UK lays Queen Elizabeth II to rest after state funeral | News

Queen Elizabeth II is laid to rest after a state funeral attended by world leaders and a final journey through the streets of London.

Monday’s funeral comes 11 days after the longest-serving monarch in British history died aged 96 at Balmoral on September 8.

Thousands of people lined the streets around Westminister Abbey and Buckingham Palace to watch the queen’s coffin go from Westminister Hall to the cathedral and finally to Windsor Castle, where she was laid to rest. resting with her late husband, Prince Philip, and her father, King. George VI.

Millions of people watched the funeral on television at home after a public holiday was announced to mark the queen’s passing.

Royal family.
The last time the UK held a state funeral was in 1965 for Winston Churchill [Dominic Lipinski/pool via Reuters]

Funeral Contest

Ahead of the funeral, people across the country camped and lined up for 13 hours to visit the queen’s coffin at Westminister Hall and pay their respects.

On Monday, Westminister Abbeys’ futures bell rang 96 times in a one-minute period – once for every year of her life – stopping before service began at 10:00 GMT to mark her national status. the only monarch most British people have ever known.

The oak coffin covered with the Royal Standard flag, the colors of the queen, with the Royal Crown of State on her head, was placed on a gun carriage and towed by naval officers to Westminster Abbey. , where she was crowned and married.

Among the 2,000 people in the congregation, there are about 500 world leaders, including US President Joe Biden, Emperor Naruhito of Japan and South African President Cyril Ramphosa.

“All people of the UK: our hearts go out to you, and you’ve been lucky to have her for 70 years; we all have. The world is better for her,” Biden said after signing a condolence book.

President Joe Biden and First Lady Jill Biden
Biden and First Lady Jill Biden at Queen Elizabeth II’s Funeral [Gareth Fuller/Pool via Reuters]

The funeral, which lasted less than an hour, ended with the sound of the Last Post trumpet and the anthem “Christ the King,” celebrating the transition from dynasty to dynasty.

“It was incredibly moving; I don’t think anyone can’t be touched by it,” said Nick Clark of Al Jazeera, reporting from Westminster Abbey.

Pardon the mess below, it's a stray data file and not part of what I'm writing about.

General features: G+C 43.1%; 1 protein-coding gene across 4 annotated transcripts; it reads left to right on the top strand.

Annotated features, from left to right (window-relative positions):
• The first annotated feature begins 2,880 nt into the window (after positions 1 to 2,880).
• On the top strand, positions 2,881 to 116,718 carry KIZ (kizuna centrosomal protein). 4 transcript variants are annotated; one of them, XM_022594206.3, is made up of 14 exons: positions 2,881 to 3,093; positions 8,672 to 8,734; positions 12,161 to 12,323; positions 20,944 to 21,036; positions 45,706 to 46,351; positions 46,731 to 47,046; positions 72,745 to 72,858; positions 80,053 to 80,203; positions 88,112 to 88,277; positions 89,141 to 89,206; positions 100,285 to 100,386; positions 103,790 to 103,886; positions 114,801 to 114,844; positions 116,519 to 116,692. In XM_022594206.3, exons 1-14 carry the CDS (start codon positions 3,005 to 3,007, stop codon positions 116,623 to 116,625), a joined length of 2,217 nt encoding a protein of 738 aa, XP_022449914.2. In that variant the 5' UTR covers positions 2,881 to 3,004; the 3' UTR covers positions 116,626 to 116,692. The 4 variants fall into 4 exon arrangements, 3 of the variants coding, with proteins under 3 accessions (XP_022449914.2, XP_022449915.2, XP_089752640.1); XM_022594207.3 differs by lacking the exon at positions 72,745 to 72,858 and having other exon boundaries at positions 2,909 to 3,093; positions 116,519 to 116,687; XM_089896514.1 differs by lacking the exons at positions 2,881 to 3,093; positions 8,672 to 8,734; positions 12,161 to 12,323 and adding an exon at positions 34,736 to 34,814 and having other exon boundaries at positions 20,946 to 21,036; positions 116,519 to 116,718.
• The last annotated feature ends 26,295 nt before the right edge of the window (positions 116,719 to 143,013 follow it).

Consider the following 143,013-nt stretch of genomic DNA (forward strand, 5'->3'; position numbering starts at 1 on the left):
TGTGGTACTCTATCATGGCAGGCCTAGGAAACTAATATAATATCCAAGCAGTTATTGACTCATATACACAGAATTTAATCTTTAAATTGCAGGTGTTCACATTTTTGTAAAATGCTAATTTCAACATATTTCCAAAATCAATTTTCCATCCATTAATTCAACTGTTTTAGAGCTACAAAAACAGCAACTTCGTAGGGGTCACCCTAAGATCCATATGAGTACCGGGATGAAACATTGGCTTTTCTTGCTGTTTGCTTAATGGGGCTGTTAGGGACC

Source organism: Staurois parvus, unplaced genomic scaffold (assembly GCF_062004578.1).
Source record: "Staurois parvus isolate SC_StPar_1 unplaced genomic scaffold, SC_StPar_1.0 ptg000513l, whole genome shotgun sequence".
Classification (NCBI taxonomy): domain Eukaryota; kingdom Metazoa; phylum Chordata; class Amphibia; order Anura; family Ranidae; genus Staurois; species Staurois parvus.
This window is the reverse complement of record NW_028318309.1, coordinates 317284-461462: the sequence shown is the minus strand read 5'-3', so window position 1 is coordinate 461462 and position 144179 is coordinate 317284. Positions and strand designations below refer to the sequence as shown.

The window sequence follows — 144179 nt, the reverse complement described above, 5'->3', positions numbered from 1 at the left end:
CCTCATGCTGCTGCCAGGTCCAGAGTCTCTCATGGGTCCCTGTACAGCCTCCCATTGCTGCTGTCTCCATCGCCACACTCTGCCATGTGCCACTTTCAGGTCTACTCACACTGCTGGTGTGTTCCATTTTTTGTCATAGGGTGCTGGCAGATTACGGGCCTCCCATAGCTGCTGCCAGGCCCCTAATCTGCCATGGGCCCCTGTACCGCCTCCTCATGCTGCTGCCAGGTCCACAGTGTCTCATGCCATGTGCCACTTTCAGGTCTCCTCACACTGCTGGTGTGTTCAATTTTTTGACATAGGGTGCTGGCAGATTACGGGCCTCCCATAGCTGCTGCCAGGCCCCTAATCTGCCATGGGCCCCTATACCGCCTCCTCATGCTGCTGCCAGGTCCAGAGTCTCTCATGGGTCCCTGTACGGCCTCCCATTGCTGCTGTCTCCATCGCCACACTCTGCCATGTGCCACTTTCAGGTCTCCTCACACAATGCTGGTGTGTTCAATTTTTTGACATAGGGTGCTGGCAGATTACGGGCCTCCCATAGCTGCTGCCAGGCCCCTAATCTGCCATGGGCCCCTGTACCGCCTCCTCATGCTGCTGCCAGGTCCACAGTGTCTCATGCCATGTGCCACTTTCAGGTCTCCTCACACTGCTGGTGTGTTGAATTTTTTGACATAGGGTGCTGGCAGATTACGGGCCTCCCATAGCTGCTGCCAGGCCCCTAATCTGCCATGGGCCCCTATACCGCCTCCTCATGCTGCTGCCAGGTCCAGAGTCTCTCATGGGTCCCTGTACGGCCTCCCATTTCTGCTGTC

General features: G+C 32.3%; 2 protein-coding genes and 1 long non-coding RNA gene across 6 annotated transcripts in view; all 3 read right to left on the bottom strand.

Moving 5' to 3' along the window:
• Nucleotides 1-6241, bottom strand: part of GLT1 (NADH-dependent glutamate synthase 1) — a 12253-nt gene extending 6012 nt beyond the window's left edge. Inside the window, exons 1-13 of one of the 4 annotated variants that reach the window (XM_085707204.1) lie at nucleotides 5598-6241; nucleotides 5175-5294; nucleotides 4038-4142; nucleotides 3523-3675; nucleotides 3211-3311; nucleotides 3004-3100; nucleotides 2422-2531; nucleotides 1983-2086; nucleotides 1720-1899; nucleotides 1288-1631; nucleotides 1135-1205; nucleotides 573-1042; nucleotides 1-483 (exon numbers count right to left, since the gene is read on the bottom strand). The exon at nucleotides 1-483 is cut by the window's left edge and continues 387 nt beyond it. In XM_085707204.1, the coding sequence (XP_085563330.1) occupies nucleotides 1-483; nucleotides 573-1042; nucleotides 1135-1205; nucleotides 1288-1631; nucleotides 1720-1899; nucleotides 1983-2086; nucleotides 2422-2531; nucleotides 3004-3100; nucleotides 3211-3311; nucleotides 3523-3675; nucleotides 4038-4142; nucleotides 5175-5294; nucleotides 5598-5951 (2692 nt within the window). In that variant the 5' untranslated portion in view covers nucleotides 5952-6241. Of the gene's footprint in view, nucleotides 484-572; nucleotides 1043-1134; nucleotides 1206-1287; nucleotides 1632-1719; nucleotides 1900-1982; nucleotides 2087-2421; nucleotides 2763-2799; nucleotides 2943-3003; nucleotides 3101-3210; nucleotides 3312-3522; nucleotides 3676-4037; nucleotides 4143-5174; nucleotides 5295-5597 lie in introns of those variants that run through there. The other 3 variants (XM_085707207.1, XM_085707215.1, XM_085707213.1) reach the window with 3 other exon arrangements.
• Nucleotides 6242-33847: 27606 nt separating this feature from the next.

Everyone bowed.
Everyone watched the silent moment on the day of national mourning [Maja Smiejkowska/Reuters]

Royal Vault

King Charles led the mourners and 6,000 members of the armed forces paraded the casket to the royal hearse, along with three siblings, his heir, Prince William and his son Prince Harry, to Wellington Gate.

In the afternoon, people lined up on the route, throwing flowers, cheering and clapping as it passed the hearse going from the city to the countryside she had loved all her life.

“For the Queen and her family, it [Windsor Castle] is where she spent most of the Second World War, in lightning and German bombs falling on London,” Al Jazeera’s Rory Challends, reports from Windsor.

“It was a big part of her life, a big part of the royal family’s life, and of course, the history of the British monarchy goes back many centuries,” he said. .

A hearse carrying a coffin.
The hearse carrying Queen Elizabeth’s coffin travels along the Long Road towards Windsor Castle [Paul Childs/Reuters]

During the ceremony, the crown, orb, and scepter, all symbols of the king’s power and sovereignty, are removed from the coffin and placed on the altar.

After the royal items were removed, Lord Chamberlain, the most senior official in the royal family, broke his “Office Wand” to place it on the coffin, signifying the end of service. Queen.

The Queen was lowered into the royal vault, and a private family service was held at the King George VI Memorial Chapel, where she is buried.

People embrace at the funeral of Queen Elizabeth II.
People embrace at the funeral of Queen Elizabeth II [Mike Egerton/pool/AFP]

The beginning of a new era

The queen’s death has prompted reflection on the country she rules over and the legacy of its past, current state and what the future might hold for the country under a new dynasty.

The funeral was “a moment of great resonance in history for the British people to look back and look forward to. Now that they sing ‘God Save the King’, people are used to this, used to the fact that this is the beginning of a new era,” said Al Jazeera’s Nadim Baba, Buckingham Palace reports. .

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